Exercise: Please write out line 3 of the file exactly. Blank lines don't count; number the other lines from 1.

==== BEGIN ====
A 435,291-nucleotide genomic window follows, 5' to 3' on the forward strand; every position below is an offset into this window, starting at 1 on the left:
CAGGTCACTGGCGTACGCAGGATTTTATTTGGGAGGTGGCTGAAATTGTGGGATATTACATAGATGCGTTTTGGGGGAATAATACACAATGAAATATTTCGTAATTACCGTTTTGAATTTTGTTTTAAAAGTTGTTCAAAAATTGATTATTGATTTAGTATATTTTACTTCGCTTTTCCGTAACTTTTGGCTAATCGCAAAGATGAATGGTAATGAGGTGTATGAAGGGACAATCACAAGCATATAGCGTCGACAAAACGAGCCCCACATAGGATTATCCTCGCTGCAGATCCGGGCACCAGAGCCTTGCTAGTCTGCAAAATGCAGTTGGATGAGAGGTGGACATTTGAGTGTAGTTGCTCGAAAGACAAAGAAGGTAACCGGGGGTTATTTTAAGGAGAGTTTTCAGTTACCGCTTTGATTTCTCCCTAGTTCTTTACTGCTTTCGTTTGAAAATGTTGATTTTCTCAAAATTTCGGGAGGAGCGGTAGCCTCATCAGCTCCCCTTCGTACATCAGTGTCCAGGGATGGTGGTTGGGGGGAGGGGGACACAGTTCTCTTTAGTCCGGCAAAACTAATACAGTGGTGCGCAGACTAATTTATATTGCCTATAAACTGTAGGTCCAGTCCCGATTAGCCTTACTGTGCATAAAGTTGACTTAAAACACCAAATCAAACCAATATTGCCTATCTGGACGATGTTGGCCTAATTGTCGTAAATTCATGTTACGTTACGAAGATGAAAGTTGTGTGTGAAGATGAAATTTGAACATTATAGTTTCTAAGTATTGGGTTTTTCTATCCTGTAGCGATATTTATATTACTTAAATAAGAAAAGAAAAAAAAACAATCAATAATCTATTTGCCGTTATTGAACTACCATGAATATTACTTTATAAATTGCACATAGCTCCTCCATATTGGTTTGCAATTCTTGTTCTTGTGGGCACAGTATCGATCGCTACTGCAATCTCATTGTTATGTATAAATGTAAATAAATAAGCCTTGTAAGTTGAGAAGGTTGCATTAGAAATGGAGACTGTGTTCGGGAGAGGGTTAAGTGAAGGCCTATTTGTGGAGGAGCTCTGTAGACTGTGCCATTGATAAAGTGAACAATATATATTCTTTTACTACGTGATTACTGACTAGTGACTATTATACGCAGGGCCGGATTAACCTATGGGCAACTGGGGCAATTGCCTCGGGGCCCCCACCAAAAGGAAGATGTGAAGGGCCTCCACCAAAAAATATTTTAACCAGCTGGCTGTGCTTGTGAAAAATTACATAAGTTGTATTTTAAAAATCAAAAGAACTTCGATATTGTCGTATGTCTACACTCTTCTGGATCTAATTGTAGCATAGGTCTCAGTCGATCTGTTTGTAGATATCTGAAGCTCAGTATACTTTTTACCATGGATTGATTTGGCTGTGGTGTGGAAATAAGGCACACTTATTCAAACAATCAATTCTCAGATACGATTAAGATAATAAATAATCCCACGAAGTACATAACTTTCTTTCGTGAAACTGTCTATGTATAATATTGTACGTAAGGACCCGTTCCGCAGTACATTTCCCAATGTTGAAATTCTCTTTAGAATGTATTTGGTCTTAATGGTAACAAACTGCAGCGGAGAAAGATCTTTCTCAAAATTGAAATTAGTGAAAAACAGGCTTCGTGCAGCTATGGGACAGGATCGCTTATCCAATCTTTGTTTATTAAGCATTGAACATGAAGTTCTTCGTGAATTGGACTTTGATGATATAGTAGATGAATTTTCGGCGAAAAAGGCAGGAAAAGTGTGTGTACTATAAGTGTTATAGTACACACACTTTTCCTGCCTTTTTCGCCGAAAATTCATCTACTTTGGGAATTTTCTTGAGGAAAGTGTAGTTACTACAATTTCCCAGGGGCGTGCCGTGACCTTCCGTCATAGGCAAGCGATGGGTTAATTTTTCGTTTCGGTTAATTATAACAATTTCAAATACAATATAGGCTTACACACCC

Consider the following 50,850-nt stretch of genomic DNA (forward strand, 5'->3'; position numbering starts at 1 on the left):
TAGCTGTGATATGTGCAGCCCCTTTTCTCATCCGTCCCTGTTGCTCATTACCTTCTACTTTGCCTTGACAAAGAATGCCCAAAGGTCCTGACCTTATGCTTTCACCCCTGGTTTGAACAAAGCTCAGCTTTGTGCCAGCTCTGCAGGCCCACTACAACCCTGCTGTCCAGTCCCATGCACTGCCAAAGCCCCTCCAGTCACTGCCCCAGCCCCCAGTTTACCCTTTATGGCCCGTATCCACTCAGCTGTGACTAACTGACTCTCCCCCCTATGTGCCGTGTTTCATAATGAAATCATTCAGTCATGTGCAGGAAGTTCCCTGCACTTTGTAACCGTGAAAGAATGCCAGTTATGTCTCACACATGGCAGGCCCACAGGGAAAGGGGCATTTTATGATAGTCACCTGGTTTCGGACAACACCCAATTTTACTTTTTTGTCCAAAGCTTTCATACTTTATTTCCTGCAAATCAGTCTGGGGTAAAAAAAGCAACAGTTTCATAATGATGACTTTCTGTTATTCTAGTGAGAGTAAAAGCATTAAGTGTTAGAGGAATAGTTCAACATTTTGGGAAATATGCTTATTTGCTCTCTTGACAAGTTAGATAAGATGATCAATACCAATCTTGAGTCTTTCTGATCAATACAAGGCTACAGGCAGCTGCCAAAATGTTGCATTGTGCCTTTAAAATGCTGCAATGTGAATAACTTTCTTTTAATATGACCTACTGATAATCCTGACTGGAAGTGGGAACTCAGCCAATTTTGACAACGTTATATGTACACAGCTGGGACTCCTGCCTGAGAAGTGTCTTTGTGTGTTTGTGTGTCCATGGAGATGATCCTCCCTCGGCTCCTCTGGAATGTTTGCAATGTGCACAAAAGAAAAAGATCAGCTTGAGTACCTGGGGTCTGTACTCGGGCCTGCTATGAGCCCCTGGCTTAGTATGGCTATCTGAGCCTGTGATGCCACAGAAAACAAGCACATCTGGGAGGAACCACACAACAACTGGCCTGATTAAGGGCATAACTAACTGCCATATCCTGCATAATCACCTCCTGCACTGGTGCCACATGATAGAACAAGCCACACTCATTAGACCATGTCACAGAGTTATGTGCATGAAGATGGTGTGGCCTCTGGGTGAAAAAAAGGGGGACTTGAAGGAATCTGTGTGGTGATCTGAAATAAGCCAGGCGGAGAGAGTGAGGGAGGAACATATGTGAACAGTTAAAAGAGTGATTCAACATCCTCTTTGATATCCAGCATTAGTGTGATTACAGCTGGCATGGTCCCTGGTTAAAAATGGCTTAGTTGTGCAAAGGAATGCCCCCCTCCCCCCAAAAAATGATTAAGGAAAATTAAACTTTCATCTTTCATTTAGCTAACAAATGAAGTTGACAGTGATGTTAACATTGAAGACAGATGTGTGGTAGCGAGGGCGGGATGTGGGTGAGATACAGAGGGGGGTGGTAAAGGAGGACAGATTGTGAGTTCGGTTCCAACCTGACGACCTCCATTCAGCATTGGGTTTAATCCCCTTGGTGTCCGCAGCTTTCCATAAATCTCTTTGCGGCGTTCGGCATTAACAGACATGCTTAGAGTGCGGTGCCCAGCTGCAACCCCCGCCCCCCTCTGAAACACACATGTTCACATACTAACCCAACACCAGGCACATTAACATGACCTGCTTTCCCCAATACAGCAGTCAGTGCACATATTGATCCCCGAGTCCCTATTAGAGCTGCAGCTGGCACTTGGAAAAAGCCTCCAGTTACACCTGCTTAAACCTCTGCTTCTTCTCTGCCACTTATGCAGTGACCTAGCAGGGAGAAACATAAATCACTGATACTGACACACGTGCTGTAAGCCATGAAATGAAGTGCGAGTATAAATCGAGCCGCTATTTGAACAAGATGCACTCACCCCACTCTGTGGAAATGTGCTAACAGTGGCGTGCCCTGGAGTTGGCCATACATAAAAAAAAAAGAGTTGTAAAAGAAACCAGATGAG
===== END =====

Consider the following 50,850-nt stretch of genomic DNA (forward strand, 5'->3'; position numbering starts at 1 on the left):